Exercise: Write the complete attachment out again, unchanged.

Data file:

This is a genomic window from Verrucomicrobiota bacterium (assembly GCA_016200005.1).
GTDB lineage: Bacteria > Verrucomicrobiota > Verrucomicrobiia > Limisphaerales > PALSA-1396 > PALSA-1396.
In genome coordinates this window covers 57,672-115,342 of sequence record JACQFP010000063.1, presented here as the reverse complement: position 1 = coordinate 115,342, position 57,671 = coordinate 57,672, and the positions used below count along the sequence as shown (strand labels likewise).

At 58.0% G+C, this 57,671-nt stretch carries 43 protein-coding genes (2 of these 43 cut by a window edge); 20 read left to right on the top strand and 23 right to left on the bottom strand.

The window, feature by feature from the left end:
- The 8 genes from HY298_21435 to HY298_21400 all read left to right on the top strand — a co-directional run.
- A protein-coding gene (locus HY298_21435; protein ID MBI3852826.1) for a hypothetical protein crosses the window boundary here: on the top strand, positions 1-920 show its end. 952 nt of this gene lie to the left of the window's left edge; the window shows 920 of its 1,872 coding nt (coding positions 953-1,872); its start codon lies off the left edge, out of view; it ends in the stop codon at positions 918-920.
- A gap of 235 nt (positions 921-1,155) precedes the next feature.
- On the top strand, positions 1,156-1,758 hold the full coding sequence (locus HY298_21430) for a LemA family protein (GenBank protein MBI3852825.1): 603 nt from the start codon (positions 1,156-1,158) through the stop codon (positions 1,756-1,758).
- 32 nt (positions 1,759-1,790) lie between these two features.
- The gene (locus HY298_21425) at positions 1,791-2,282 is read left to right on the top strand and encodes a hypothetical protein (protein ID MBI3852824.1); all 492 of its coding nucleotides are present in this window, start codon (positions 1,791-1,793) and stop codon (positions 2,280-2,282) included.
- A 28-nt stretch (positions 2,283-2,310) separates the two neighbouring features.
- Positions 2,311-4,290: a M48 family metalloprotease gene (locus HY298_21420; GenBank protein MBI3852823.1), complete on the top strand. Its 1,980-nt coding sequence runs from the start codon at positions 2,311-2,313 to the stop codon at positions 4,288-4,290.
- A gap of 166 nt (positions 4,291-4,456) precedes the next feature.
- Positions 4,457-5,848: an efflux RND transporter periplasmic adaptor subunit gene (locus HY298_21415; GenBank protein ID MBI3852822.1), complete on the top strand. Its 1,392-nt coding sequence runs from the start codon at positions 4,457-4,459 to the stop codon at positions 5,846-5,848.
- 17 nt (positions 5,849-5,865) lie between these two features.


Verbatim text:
This is a genomic window from Verrucomicrobiota bacterium (assembly GCA_016200005.1).
GTDB lineage: Bacteria > Verrucomicrobiota > Verrucomicrobiia > Limisphaerales > PALSA-1396 > PALSA-1396.
In genome coordinates this window covers 57,672-115,342 of sequence record JACQFP010000063.1, presented here as the reverse complement: position 1 = coordinate 115,342, position 57,671 = coordinate 57,672, and the positions used below count along the sequence as shown (strand labels likewise).

At 58.0% G+C, this 57,671-nt stretch carries 43 protein-coding genes (2 of these 43 cut by a window edge); 20 read left to right on the top strand and 23 right to left on the bottom strand.

The window, feature by feature from the left end:
- The 8 genes from HY298_21435 to HY298_21400 all read left to right on the top strand — a co-directional run.
- A protein-coding gene (locus HY298_21435; protein ID MBI3852826.1) for a hypothetical protein crosses the window boundary here: on the top strand, positions 1-920 show its end. 952 nt of this gene lie to the left of the window's left edge; the window shows 920 of its 1,872 coding nt (coding positions 953-1,872); its start codon lies off the left edge, out of view; it ends in the stop codon at positions 918-920.
- A gap of 235 nt (positions 921-1,155) precedes the next feature.
- On the top strand, positions 1,156-1,758 hold the full coding sequence (locus HY298_21430) for a LemA family protein (GenBank protein MBI3852825.1): 603 nt from the start codon (positions 1,156-1,158) through the stop codon (positions 1,756-1,758).
- 32 nt (positions 1,759-1,790) lie between these two features.
- The gene (locus HY298_21425) at positions 1,791-2,282 is read left to right on the top strand and encodes a hypothetical protein (protein ID MBI3852824.1); all 492 of its coding nucleotides are present in this window, start codon (positions 1,791-1,793) and stop codon (positions 2,280-2,282) included.
- A 28-nt stretch (positions 2,283-2,310) separates the two neighbouring features.
- Positions 2,311-4,290: a M48 family metalloprotease gene (locus HY298_21420; GenBank protein MBI3852823.1), complete on the top strand. Its 1,980-nt coding sequence runs from the start codon at positions 2,311-2,313 to the stop codon at positions 4,288-4,290.
- A gap of 166 nt (positions 4,291-4,456) precedes the next feature.
- Positions 4,457-5,848: an efflux RND transporter periplasmic adaptor subunit gene (locus HY298_21415; GenBank protein ID MBI3852822.1), complete on the top strand. Its 1,392-nt coding sequence runs from the start codon at positions 4,457-4,459 to the stop codon at positions 5,846-5,848.
- 17 nt (positions 5,849-5,865) lie between these two features.